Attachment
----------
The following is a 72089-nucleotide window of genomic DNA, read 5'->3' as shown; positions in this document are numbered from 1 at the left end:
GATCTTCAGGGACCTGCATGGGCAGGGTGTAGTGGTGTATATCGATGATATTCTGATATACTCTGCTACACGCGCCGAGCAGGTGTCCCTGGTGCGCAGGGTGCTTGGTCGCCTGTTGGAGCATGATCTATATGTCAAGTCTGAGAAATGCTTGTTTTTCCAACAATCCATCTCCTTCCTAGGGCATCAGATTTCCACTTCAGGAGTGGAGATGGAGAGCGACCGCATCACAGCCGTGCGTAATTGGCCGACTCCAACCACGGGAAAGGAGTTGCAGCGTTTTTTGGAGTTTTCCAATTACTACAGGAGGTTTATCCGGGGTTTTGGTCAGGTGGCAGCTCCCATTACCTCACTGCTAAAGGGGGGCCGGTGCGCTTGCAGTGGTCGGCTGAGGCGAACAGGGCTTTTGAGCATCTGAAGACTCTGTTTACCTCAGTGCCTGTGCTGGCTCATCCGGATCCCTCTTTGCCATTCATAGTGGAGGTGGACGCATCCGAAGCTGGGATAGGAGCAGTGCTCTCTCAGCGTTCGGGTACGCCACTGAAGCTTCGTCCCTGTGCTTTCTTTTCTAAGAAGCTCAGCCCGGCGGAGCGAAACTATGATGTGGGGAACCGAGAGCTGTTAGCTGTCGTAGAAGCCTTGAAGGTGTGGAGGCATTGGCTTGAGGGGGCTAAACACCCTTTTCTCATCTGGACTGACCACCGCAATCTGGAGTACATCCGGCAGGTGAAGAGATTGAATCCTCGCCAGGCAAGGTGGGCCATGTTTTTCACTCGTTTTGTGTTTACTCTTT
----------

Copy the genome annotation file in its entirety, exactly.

The following is a 72089-nucleotide window of genomic DNA, read 5'->3' as shown; positions in this document are numbered from 1 at the left end:
GATCTTCAGGGACCTGCATGGGCAGGGTGTAGTGGTGTATATCGATGATATTCTGATATACTCTGCTACACGCGCCGAGCAGGTGTCCCTGGTGCGCAGGGTGCTTGGTCGCCTGTTGGAGCATGATCTATATGTCAAGTCTGAGAAATGCTTGTTTTTCCAACAATCCATCTCCTTCCTAGGGCATCAGATTTCCACTTCAGGAGTGGAGATGGAGAGCGACCGCATCACAGCCGTGCGTAATTGGCCGACTCCAACCACGGGAAAGGAGTTGCAGCGTTTTTTGGAGTTTTCCAATTACTACAGGAGGTTTATCCGGGGTTTTGGTCAGGTGGCAGCTCCCATTACCTCACTGCTAAAGGGGGGCCGGTGCGCTTGCAGTGGTCGGCTGAGGCGAACAGGGCTTTTGAGCATCTGAAGACTCTGTTTACCTCAGTGCCTGTGCTGGCTCATCCGGATCCCTCTTTGCCATTCATAGTGGAGGTGGACGCATCCGAAGCTGGGATAGGAGCAGTGCTCTCTCAGCGTTCGGGTACGCCACTGAAGCTTCGTCCCTGTGCTTTCTTTTCTAAGAAGCTCAGCCCGGCGGAGCGAAACTATGATGTGGGGAACCGAGAGCTGTTAGCTGTCGTAGAAGCCTTGAAGGTGTGGAGGCATTGGCTTGAGGGGGCTAAACACCCTTTTCTCATCTGGACTGACCACCGCAATCTGGAGTACATCCGGCAGGTGAAGAGATTGAATCCTCGCCAGGCAAGGTGGGCCATGTTTTTCACTCGTTTTGTGTTTACTCTTT